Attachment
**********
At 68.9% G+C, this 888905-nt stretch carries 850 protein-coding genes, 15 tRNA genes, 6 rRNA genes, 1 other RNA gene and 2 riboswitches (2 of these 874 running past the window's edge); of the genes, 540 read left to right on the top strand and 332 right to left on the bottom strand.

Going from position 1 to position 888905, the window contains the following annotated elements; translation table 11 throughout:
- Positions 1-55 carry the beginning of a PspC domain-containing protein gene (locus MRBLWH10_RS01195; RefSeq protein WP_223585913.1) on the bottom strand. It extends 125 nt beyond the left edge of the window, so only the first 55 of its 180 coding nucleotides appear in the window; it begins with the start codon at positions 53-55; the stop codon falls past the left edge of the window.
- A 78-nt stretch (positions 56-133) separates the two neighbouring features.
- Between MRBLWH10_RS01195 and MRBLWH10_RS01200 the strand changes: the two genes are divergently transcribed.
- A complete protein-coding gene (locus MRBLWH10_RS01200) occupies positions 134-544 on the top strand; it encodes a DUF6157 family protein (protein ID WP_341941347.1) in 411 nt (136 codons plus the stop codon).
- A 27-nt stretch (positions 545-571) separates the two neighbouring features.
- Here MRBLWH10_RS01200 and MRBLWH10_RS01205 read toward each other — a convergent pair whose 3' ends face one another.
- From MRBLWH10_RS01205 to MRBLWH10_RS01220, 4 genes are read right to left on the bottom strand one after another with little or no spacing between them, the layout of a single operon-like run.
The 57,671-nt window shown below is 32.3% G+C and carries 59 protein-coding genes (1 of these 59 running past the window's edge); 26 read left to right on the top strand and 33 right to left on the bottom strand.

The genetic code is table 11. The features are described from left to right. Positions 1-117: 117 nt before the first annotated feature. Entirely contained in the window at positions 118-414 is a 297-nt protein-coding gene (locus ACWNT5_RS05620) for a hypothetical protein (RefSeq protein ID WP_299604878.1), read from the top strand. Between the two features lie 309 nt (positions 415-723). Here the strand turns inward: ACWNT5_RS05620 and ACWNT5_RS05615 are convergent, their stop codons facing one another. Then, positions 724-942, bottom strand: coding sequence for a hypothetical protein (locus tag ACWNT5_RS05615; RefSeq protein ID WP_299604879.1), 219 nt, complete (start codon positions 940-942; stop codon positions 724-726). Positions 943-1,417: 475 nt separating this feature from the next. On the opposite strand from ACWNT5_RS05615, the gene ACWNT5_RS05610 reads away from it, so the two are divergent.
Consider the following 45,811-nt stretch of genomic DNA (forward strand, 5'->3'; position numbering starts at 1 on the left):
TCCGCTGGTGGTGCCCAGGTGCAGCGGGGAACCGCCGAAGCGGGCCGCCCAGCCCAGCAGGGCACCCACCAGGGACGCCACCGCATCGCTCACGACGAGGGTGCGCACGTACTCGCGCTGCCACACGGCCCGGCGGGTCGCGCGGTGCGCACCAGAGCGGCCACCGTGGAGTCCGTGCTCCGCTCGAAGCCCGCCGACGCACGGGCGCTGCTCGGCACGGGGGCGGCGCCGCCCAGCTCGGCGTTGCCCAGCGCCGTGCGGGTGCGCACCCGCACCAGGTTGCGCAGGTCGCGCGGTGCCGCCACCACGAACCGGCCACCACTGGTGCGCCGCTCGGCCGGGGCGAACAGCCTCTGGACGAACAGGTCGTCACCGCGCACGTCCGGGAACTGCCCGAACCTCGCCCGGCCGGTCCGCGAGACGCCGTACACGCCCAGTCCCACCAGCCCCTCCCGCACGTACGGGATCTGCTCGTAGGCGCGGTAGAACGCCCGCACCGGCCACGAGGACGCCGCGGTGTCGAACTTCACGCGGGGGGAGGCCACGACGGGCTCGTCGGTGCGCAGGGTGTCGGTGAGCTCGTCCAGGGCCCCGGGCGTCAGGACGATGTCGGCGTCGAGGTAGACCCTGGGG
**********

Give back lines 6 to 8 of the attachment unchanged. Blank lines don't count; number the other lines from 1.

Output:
- A complete protein-coding gene (locus MRBLWH10_RS01200) occupies positions 134-544 on the top strand; it encodes a DUF6157 family protein (protein ID WP_341941347.1) in 411 nt (136 codons plus the stop codon).
- A 27-nt stretch (positions 545-571) separates the two neighbouring features.
- Here MRBLWH10_RS01200 and MRBLWH10_RS01205 read toward each other — a convergent pair whose 3' ends face one another.